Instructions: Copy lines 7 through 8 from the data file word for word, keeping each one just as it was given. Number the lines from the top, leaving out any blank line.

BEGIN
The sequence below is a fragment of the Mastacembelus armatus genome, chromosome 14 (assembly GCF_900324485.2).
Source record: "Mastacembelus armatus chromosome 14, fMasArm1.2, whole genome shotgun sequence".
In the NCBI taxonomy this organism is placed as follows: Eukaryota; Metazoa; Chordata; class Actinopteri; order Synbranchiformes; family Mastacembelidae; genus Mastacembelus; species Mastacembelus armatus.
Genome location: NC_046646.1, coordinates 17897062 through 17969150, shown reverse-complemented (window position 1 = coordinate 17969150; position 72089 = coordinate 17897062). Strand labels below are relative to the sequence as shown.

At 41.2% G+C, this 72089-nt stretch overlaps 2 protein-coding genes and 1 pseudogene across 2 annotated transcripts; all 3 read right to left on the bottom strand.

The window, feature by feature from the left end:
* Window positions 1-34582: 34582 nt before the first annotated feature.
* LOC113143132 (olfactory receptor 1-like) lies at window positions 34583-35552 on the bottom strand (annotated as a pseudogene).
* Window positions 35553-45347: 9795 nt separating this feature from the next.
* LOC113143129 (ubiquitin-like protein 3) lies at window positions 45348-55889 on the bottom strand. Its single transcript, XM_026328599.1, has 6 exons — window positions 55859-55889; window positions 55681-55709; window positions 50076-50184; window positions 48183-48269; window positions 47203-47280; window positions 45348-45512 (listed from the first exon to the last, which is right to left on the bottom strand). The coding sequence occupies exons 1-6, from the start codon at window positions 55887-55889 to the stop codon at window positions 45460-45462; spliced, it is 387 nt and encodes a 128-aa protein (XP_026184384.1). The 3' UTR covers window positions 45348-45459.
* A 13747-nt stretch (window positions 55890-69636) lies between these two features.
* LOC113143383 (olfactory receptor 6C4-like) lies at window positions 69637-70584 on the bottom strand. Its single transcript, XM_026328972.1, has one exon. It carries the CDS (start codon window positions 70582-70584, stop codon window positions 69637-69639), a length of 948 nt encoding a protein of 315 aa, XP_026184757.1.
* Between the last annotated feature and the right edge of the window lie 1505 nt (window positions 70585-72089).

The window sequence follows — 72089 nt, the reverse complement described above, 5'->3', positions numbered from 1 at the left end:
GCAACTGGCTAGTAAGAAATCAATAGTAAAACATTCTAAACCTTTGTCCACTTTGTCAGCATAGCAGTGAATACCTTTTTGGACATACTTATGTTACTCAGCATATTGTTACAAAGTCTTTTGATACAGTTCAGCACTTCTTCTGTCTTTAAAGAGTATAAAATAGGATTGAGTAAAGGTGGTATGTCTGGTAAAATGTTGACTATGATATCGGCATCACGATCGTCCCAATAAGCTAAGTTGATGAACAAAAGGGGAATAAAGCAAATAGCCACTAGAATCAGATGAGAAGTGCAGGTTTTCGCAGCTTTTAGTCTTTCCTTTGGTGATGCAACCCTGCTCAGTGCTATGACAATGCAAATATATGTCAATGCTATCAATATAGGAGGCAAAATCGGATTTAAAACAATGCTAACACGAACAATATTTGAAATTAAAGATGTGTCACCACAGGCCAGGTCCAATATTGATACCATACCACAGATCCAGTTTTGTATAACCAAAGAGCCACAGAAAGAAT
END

* Window positions 1-34582: 34582 nt before the first annotated feature.
* LOC113143132 (olfactory receptor 1-like) lies at window positions 34583-35552 on the bottom strand (annotated as a pseudogene).